The launch of the Future Homes Standard consultation is the first concrete step towards the 2025 carbon reduction targets for new homes

Last week’s government announcement of tough energy efficiency standards for new homes marked a decisive step away from five years of putting the housebuilder before homebuyer and planet.

Tom Lane NEW with path grey

Energy performance standards for new homes have been pretty much static since 2015 when the Conservative government scrapped the previous Labour administration’s 2016 zero carbon homes target in a bid to reduce red tape and the costs of complying with zero carbon standards for housebuilders. 

The growth of offshore windfarms has been faster than anticipated due to rapidly falling capital costs and is now economic without subsidy

Instead the sector got Help to Buy which fuelled bumper profits. This came against a background of increasing home buyer dissatisfaction with falling quality standards, Extinction Rebellion stalking the streets and most significantly the government’s target of net zero carbon emissions by 2050, upping the stakes from the previous target of reducing emissions by 80%.

The starting gun on the rebirth of tough new energy efficiency standards was fired by former chancellor Philip Hammond in March when he announced the Future Homes Standard which mandates the end of fossil fuel heating systems in new homes from 2025.

The launch of the Future Homes Standard consultation last week is the first concrete step towards this goal as it sets out the interim carbon reduction targets towards the 2025 target with these taking effect next year. These will be implemented through Part L of the Building Regulations which deals with energy; a consultation on the part that regulates new homes was launched at the same time.

The consultation proposes two reduction targets: a 20% cut in carbon emissions compared with 2013 Part L, to be achieved through fabric improvements, or a 31% cut. The government favours the latter target, to be met through the adoption of some low and zero carbon technologies together with fabric improvements. This would provide an early boost to the LZC (low and zero carbon) sector which will need a helping hand if it is to have any hope of meeting demand by 2025. The 31% target will have a much bigger impact on fuel bill reductions and consequentially a much shorter payback period. It also means the jump towards zero fossil fuels in 2025 will be easier to navigate.

There is much else to recommend the proposals in this consultation which address much more than a simplistic headline carbon reduction target. This includes the scrapping of a loophole that has allowed housebuilders to continue building homes on large sites to old energy regulations despite newer, tougher standards taking effect. 

Called transitional arrangements, it meant housebuilders could build all the homes on a development site to the regulations in force when they started work on the first house regardless of how long this would take. This anomaly meant someone buying a new house on a site that had been developed over many years could unwittingly end up with a much less energy-efficient home than one built at the same time on another site. Transitional arrangements also meant the carbon reduction ambitions of later iterations of Part L were stymied.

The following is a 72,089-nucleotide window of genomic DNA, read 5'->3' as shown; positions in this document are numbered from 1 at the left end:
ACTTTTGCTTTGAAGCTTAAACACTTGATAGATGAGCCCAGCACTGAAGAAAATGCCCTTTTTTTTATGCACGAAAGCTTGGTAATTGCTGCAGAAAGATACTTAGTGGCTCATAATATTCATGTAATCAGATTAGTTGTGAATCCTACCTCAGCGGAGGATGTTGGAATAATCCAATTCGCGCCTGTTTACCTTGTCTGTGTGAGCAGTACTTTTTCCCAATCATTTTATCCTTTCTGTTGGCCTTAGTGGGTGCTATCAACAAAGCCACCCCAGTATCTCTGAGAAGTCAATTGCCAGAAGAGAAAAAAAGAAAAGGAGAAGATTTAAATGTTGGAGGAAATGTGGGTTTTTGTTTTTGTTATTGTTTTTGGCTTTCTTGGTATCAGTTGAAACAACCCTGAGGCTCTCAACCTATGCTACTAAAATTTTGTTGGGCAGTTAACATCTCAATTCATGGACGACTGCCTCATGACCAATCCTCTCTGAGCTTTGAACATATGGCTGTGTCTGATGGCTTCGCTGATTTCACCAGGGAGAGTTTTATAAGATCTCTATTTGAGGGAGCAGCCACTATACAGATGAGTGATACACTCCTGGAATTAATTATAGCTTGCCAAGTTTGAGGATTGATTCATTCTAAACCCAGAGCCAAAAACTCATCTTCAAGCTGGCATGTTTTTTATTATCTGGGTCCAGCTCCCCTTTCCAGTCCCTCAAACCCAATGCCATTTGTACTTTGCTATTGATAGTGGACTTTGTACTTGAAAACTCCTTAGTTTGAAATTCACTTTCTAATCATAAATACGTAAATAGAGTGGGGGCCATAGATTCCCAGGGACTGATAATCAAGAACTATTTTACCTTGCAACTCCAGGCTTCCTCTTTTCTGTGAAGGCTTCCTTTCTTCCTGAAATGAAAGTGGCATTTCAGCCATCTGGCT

The consultation also includes the first steps towards improving the as built performance of new homes.

The poor energy performance of new homes when compared with the design intent has long been a concern to many in the industry and government. The Part L consultation proposes that housebuilders provide photographic evidence in a bid to get round the problem – it is very hard to check insulation levels and other energy-saving measures once these are covered up. The consultation also proposes that all new homes must be subjected to air pressure testing rather than just a sample. 

Some aspects of the consultation will be welcomed by housebuilders, including the proposal to scrap local carbon reduction targets which have been implemented through the planning process. This has long been a bugbear of the sector as it creates a postcode lottery of differing energy standards.

The problem of overheating in new homes promises to be tackled in a consultation for launch later this year and will be blended into 2020 Part L.

The carbon reduction targets in the consultation are predicated on the widescale adoption of heat pumps, a very different strategy from the previous zero carbon trajectory which relied on complex carbon offsetting rules to work. This change is thanks to the wind power dividend; the growth of offshore windfarms has been faster than anticipated due to rapidly falling capital costs and is now economic without subsidy. The 2025 target relies on this trend continuing as demand for electricity increases to power electric vehicles and homes. There needs to be a parallel growth in energy storage systems to take full advantage of the growth in wind power. There is a case for government help on the grounds that subsidies have been so successful in stimulating the renewable energy sector. The country is going to need this low carbon electricity to fulfil the ambitions of a consultation due out later this year which aims to reduce carbon emissions from existing homes. In all likelihood this will also rely on the adoption of heat pumps. Tackling the existing stock is the only way to hit the 2050 zero carbon target and will be the acid test of how far this government is prepared to go.

Thomas Lane is group technical editor at Building